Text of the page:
Sunday, October 5, 2008

World's Largest Garage Sale


A few weeks ago I blogged about holding a garage sale. This weekend I experienced the flip side. Every year when the leaves begin to turn and the air grows crisp, Warrensburg New York hosts "The World's Largest Garage Sale." I can't speak for anything beyond my little corner of the world, but in my experience, it really is "the world's largest." We browsed for treasures all day Friday and Saturday, and honestly we only brushed the surface of the sales. In addition to private sales at homes dotting every side street, the main street is lined with vendors for miles and miles. Bundled up in layers of fleece and hoodies, Mike and I enjoyed strolling the streets and hunting for bargains. Mike's biggest bargain was a bag of 15 unopened cartons of printer ink--all a little past their expiration date, but presumably (hopefully!) should still work, for one dollar. I got an immersion blender for a dollar. It works! I had to pass up a great pair of black Manolo Blahnik heels (also $1!) because they squished my toes, but I did find a few other great deals on shoes, books, sweaters, desk accessories a really cool cat toy for my new "grand-cat" which just joined the family of my daughter and son-in-law (shhh it's a surprise!).
At the vendors, we found brand new socks (3 pairs for $5) and new cashmere scarves in a multitude of colors and patterns ($8 each). They also have wrapping paper, dvds, framed prints, handmade crafts, candles, carved wood, tons of food items, and so much more.
The knock-off Coach handbag vendors always amaze me. These booths sell these fake designer pocketbooks for $35 to $40. Well, guess what happened today? A neighbor was standing in line to purchase one of these bags when the police busted into the tent and arrested the proprietor for selling the rip-offs. But, the story goes on! The vendor who was being arrested tried to accuse our neighbor of stealing the pocketbook! It was quite a mess, but fortunately our neighbor was able to convince the police that she was waiting in line to pay. And the booth was closed down.
Although there was this kind of dishonesty and hustling for deals, there were also many lovely moments during the day of friendly people, kindness and honesty. At one sale at a private home, a woman was browsing through a plastic box of teen jewelry and nick naks, when she spotted some gift cards and loose change, obviously overlooked. She told the owner of the home so that he could retrieve the items. That made me feel good. At another sale, I saw a velvet covered stand used to display necklaces. The woman had several of these stands, and many lovely necklaces she was selling for $3 to $5 each, which seemed a very good deal for the nice quality necklaces. Since I started beading and making necklaces, I have acquired more necklaces than could be held in my little jewelry box. So I asked her where could I find a stand like she was using to display her necklaces. She told me that she had several, and she'd sell me one for $2. When I went to check out with the stand and a few other small items, she changed her mind and said she'd give me the stand for free, since it had cost her nothing when she acquired the stands originally. I was all ready to pay without hesitation, so I thought that was very sweet of her and I walked away smiling and feeling good.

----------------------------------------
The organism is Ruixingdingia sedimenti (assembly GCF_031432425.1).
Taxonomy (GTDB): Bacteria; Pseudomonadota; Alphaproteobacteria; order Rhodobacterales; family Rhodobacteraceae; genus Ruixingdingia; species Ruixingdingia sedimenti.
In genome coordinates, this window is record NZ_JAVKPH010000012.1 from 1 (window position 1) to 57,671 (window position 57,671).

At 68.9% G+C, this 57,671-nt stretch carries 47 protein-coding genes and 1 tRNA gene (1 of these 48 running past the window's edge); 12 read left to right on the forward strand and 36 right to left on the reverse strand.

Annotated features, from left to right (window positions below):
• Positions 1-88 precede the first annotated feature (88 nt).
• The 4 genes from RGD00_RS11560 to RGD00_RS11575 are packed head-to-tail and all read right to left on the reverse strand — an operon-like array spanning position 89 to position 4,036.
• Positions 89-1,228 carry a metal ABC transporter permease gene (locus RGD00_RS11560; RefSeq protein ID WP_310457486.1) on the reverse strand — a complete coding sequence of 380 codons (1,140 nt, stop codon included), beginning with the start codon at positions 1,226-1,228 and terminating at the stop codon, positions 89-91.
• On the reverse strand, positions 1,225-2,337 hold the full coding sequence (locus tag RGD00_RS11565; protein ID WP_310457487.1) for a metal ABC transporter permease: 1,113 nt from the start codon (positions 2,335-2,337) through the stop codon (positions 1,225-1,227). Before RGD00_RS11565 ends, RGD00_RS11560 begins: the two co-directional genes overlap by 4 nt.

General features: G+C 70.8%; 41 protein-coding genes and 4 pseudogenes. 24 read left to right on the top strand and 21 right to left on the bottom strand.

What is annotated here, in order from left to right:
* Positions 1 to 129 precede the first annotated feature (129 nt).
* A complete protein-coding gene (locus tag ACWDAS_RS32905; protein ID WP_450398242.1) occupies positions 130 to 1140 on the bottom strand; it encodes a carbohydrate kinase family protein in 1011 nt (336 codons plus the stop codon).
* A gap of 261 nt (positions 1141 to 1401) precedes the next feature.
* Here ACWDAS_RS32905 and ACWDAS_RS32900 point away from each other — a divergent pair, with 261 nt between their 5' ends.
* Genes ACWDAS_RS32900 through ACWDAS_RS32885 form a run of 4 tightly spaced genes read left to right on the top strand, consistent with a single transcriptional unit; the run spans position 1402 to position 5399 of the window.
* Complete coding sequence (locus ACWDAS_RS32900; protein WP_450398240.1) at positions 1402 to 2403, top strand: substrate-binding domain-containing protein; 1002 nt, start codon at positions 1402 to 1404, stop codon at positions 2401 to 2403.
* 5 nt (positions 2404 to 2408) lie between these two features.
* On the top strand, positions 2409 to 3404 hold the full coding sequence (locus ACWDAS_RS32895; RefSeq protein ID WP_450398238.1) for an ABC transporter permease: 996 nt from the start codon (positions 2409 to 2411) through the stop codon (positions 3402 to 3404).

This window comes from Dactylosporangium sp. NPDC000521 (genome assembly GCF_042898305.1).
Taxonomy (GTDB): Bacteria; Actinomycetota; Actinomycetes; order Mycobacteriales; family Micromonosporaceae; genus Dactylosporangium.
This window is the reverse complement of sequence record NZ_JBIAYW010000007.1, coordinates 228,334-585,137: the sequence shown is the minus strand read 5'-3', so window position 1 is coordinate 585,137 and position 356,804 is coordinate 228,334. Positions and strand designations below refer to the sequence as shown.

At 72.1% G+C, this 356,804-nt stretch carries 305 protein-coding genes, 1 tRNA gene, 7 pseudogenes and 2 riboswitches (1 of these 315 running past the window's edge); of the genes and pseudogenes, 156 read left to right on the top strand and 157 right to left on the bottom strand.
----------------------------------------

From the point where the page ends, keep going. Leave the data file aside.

Before I close, I have to tell you about the food. Here is what we usually get at the World's Largest Garage Sale: we'd usually have a big, greasy sausage and peppers sandwich for lunch. On occasion we've shared a Bloomin' Onion. Even we couldn't finish that! Later, I'd have to have a Columbo frozen yogurt AND a maple cotton candy. Mike would usually get Kettle corn or warm, cinnamon and sugar coated cashews. But since we've been eating healthy, all that was out. But, believe it or not, we still found relatively healthy options. One woman had a beautiful set up in her driveway with a little "kitchen" and some tables and chairs, and she was selling her homemade hamburger vegetable soup. It was delicious. And the word was out, because she had a long line waiting to buy her soup. Friday we had steaming bowls of chili. Other fairly healthy options from vendors were chicken or steak shish kabobs and roasted corn.
When we finished our hamburger veggie soup, we ducked by the kitchen area and told the woman how much we'd enjoyed her cooking. Her face lit up. I hope it helped her to feel a little brighter, since it had to be a long day standing on her feet all day in the cold, serving soup for hours.

Tail's End:
You'll meet all types...and although the dishonest and unkind exist, expect and celebrate the honest and the kind.

1 comment:

ChicChick said...

That sounds so fun! We have a Harvest Market here in Vermont which sounds similar, though not so large. There are lots of tents with "junk" and handmade items, fair food, and craft shows. There's a little place called the Soup Kitchen, which sells homemade soups--yum!

What a fiasco with your neighbor and the rip-off handbags--good grief!

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